Get out your tiny violins for right-wing radio host Dennis Prager, who complained last week that “the Left made it impossible to use the N-word any longer.”
When I hear Prager’s name I recall his outrage in Nov. 2006 at Congressman-elect Keith Ellison’s plan to take his ceremonial oath of office on his faith’s holy book. For the occasion, Ellison (the first Muslim elected to Congress, now Attorney General of Minnesota) borrowed Thomas Jefferson’s copy of the Qur’an from the Library of Congress.
It came as no shock that the embrace of “religious freedom” by ’wingers like Prager is only meant to protect those who agree with them, not all people of faith. The same goes for attacks on politicians’ family members: Republicans who savage Joe Biden over his son’s business activities have no problem with the rampant nepotism in Trump’s White House.
Democrats, meanwhile, are busy applying purity tests. Already in this election cycle, various denizens of the Left have embraced the Right’s divide-and-conquer strategy by declaring that Kamala Harris wasn’t black enough and Pete Buttigieg wasn’t queer enough.
Across the aisle, Trump adds partisan privilege to race and class privilege. He exploits the nihilistic proposition, enforced by Mitch McConnell, that electoral victories only count if Republicans win them. Similarly, Republicans’ respect for the right to vote extends only to white people; citizens of color have their voting franchise infringed under the pretext of fighting voter fraud, despite scant evidence of any such problem.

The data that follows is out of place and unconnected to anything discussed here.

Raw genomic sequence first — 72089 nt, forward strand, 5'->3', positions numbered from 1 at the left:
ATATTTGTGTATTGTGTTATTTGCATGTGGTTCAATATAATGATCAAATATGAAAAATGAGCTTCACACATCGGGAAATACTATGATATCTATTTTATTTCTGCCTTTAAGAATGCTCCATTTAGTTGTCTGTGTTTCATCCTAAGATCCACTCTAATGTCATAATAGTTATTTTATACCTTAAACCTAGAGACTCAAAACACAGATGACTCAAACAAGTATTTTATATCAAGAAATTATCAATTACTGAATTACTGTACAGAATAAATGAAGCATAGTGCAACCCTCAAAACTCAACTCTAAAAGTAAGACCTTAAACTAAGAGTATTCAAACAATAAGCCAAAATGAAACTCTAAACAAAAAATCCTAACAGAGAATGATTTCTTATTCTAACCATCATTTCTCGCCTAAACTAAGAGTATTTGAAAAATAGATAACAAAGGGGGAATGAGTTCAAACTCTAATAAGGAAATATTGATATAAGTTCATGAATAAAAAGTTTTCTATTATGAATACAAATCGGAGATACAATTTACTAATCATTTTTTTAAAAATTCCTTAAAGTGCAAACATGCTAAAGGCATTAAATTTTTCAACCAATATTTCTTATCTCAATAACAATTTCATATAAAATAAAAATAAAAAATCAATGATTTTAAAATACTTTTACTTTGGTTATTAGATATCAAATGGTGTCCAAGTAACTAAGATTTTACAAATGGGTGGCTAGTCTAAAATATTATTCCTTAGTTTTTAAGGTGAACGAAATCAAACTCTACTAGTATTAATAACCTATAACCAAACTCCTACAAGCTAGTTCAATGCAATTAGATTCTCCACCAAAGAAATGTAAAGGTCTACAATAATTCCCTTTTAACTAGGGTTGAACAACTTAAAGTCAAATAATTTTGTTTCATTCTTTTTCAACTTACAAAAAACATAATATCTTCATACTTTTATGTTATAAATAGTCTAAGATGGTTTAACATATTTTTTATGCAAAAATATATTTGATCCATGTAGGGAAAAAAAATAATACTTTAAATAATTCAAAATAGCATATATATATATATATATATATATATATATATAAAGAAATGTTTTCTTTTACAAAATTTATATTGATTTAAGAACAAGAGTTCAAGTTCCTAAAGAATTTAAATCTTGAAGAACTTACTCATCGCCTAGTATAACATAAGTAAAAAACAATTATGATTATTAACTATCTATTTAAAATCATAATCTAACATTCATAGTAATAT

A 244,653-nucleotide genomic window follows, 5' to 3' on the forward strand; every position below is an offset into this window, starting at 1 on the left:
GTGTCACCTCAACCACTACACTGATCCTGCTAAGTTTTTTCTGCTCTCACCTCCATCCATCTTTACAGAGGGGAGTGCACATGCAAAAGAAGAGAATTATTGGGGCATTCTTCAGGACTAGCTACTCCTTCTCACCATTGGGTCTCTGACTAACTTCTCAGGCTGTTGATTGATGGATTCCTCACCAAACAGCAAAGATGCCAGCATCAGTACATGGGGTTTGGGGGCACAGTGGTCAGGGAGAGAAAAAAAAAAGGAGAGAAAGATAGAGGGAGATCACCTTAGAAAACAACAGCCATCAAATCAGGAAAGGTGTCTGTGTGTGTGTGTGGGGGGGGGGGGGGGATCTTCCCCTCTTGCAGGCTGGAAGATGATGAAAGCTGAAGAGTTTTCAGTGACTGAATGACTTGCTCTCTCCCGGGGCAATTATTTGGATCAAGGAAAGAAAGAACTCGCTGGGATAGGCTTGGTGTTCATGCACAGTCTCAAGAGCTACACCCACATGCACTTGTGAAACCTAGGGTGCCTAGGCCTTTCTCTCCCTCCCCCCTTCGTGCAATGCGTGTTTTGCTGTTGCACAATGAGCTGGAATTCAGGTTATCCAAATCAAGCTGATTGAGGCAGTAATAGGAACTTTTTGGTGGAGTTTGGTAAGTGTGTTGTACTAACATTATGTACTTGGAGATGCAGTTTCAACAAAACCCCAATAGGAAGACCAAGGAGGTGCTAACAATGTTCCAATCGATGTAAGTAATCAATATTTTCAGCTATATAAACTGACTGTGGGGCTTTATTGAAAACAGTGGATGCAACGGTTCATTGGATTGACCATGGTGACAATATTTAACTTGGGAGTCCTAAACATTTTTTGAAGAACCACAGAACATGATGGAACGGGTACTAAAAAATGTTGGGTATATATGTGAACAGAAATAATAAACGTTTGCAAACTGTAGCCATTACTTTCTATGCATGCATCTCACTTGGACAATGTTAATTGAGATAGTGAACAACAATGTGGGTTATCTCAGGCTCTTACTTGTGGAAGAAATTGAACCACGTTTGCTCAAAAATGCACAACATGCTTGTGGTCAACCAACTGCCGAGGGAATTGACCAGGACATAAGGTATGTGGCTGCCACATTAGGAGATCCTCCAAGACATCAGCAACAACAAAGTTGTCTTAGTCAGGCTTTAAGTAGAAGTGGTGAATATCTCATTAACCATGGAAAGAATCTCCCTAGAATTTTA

Conservatives endlessly attack “identity politics” because they take it for granted that all rights and power properly belong to white male Christians. That, of course, is not how they put it. But how else to explain, for example, someone like conservative commentator Andrew Sullivan presuming to judge which populations are suitable immigrants, considering that he himself was an HIV-positive immigrant at a time when there was a ban on people in that category? Race- and class-based privileges remain so ubiquitous they are like wallpaper.
Trump is an extreme case of such privilege. Just as he brazenly insists that the summary of his July 25 phone call with the president of Ukraine proves his innocence, he claims that Article 2 of the Constitution allows him “to do whatever I want” — effectively asserting that the Constitution magically alters itself to conform to his latest tweet.
This owes more to King Louis XIV (“I am the State”) than to our Founders, who crafted a tripartite government with careful separation of powers. At base, he is asserting that his power is granted not on behalf of the people, but as a plaything to use as he pleases. Currently, his pleasure is to use our Justice Department to protect his accomplices and retaliate against anyone who puts devotion to country ahead of fealty to him.
Former Acting Solicitor General Walter Dellinger writes, “Trump has never understood that the literal power to take an action does not mean that it is not profoundly wrong to do so.”
As Preet Bharara, former U.S. Attorney for the Southern District of New York, tweeted in May 2018, “If prosecutors did EVERYTHING within their lawful and constitutional authority, we’d be living in a hellscape. Discretion, judgment, wisdom, restraint matter too. Someone tell POTUS (and defenders) that constitutional authority is not the end of the argument; it’s the beginning.”
Years ago, when I studied federal procurement procedures as an employee of the Department of Labor, the course ended with a section on ethics. It was made clear that abusing the federal contracting process for personal gain can land a person in prison. Unlike the current president, and contrary to his promiscuous branding of anyone who gets in his way as an enemy of the state, most civil servants are honest. More than that, they adhere to norms he regards with contempt.
We are at an inflection point. We can yield to the worst in us and slide into kleptocracy, or take inspiration from the public servants who have risked a tyrant’s wrath by obeying their oaths of office. If we rise to the best in us, we can restore the rule of law and continue pursuing America’s promise.
Richard J. Rosendall is a writer and activist at email@example.com.
Copyright © 2020 by Richard J. Rosendall. All rights reserved.